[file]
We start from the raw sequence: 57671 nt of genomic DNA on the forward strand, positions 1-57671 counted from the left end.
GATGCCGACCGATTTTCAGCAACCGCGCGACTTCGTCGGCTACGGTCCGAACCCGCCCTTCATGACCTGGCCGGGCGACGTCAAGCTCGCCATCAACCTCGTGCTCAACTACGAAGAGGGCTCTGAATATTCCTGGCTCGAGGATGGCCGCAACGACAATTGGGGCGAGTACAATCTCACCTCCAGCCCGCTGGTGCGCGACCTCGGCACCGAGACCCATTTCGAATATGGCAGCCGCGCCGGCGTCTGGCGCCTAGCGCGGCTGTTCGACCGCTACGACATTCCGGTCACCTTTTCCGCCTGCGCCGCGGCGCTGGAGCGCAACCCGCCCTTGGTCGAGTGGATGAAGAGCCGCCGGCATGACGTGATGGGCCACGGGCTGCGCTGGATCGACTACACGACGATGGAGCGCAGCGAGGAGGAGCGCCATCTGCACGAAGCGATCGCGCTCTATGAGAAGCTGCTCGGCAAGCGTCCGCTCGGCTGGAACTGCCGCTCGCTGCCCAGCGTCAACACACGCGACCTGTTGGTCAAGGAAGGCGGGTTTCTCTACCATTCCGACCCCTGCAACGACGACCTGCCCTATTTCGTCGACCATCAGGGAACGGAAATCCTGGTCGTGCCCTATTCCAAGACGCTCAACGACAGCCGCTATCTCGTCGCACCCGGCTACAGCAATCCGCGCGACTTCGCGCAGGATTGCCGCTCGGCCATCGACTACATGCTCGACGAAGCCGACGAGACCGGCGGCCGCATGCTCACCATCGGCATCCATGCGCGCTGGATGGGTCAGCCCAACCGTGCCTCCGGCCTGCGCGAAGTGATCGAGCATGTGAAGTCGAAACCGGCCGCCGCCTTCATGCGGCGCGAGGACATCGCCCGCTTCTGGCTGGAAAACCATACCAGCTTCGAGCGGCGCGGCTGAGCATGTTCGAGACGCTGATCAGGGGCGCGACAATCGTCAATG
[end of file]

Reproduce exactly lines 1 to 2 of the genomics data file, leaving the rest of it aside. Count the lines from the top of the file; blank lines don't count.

We start from the raw sequence: 57671 nt of genomic DNA on the forward strand, positions 1-57671 counted from the left end.
GATGCCGACCGATTTTCAGCAACCGCGCGACTTCGTCGGCTACGGTCCGAACCCGCCCTTCATGACCTGGCCGGGCGACGTCAAGCTCGCCATCAACCTCGTGCTCAACTACGAAGAGGGCTCTGAATATTCCTGGCTCGAGGATGGCCGCAACGACAATTGGGGCGAGTACAATCTCACCTCCAGCCCGCTGGTGCGCGACCTCGGCACCGAGACCCATTTCGAATATGGCAGCCGCGCCGGCGTCTGGCGCCTAGCGCGGCTGTTCGACCGCTACGACATTCCGGTCACCTTTTCCGCCTGCGCCGCGGCGCTGGAGCGCAACCCGCCCTTGGTCGAGTGGATGAAGAGCCGCCGGCATGACGTGATGGGCCACGGGCTGCGCTGGATCGACTACACGACGATGGAGCGCAGCGAGGAGGAGCGCCATCTGCACGAAGCGATCGCGCTCTATGAGAAGCTGCTCGGCAAGCGTCCGCTCGGCTGGAACTGCCGCTCGCTGCCCAGCGTCAACACACGCGACCTGTTGGTCAAGGAAGGCGGGTTTCTCTACCATTCCGACCCCTGCAACGACGACCTGCCCTATTTCGTCGACCATCAGGGAACGGAAATCCTGGTCGTGCCCTATTCCAAGACGCTCAACGACAGCCGCTATCTCGTCGCACCCGGCTACAGCAATCCGCGCGACTTCGCGCAGGATTGCCGCTCGGCCATCGACTACATGCTCGACGAAGCCGACGAGACCGGCGGCCGCATGCTCACCATCGGCATCCATGCGCGCTGGATGGGTCAGCCCAACCGTGCCTCCGGCCTGCGCGAAGTGATCGAGCATGTGAAGTCGAAACCGGCCGCCGCCTTCATGCGGCGCGAGGACATCGCCCGCTTCTGGCTGGAAAACCATACCAGCTTCGAGCGGCGCGGCTGAGCATGTTCGAGACGCTGATCAGGGGCGCGACAATCGTCAATG